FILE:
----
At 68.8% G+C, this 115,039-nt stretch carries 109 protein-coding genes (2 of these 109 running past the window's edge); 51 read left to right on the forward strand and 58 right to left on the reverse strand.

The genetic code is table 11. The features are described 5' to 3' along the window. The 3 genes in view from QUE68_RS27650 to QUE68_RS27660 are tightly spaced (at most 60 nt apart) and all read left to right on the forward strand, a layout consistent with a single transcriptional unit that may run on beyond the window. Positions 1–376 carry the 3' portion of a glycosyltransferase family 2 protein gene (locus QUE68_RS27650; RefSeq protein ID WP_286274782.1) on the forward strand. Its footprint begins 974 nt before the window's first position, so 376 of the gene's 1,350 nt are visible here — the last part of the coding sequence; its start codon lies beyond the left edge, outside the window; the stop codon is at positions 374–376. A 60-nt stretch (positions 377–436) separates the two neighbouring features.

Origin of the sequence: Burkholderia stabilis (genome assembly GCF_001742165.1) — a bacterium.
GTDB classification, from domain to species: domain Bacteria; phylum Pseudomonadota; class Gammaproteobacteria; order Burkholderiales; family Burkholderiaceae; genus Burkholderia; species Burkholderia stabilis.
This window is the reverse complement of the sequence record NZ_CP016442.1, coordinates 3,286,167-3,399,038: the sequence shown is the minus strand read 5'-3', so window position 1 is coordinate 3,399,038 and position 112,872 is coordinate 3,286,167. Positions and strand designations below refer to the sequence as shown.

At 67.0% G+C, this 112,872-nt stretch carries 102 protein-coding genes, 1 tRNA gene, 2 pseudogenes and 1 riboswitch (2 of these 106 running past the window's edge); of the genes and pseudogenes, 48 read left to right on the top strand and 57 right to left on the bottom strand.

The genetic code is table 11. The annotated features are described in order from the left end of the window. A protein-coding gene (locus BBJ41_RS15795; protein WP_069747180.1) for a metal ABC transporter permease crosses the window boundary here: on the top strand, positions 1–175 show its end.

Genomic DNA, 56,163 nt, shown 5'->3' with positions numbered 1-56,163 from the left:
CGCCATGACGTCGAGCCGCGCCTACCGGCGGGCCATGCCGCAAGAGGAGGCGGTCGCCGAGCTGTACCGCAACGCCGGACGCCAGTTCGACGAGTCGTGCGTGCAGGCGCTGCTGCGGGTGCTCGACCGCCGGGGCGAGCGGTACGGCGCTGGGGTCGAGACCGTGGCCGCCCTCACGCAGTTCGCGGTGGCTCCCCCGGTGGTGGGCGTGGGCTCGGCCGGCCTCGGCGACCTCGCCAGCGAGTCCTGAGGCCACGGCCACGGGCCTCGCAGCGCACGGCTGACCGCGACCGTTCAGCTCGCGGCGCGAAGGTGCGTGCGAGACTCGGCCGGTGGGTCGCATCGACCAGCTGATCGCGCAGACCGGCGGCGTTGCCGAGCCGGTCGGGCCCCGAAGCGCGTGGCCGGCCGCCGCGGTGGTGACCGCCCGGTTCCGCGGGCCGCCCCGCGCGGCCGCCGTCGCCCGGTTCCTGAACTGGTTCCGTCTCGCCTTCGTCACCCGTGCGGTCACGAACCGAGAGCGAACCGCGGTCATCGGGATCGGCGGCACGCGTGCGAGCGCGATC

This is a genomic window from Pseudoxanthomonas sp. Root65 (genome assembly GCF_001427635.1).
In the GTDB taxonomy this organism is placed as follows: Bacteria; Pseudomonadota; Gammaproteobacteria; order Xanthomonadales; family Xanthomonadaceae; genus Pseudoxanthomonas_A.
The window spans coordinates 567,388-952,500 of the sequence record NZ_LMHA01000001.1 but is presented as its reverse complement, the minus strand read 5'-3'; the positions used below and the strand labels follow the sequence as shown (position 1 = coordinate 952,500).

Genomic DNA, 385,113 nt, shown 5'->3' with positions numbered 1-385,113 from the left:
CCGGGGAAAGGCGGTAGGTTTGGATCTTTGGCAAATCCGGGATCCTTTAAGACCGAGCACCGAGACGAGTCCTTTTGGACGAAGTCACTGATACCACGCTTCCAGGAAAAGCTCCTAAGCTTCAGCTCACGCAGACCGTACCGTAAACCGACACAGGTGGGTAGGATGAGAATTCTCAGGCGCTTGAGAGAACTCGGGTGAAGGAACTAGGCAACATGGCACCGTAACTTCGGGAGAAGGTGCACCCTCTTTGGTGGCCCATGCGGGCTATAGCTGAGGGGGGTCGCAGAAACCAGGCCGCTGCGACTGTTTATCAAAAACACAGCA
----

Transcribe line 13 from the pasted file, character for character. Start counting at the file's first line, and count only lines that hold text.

Genomic DNA, 385,113 nt, shown 5'->3' with positions numbered 1-385,113 from the left: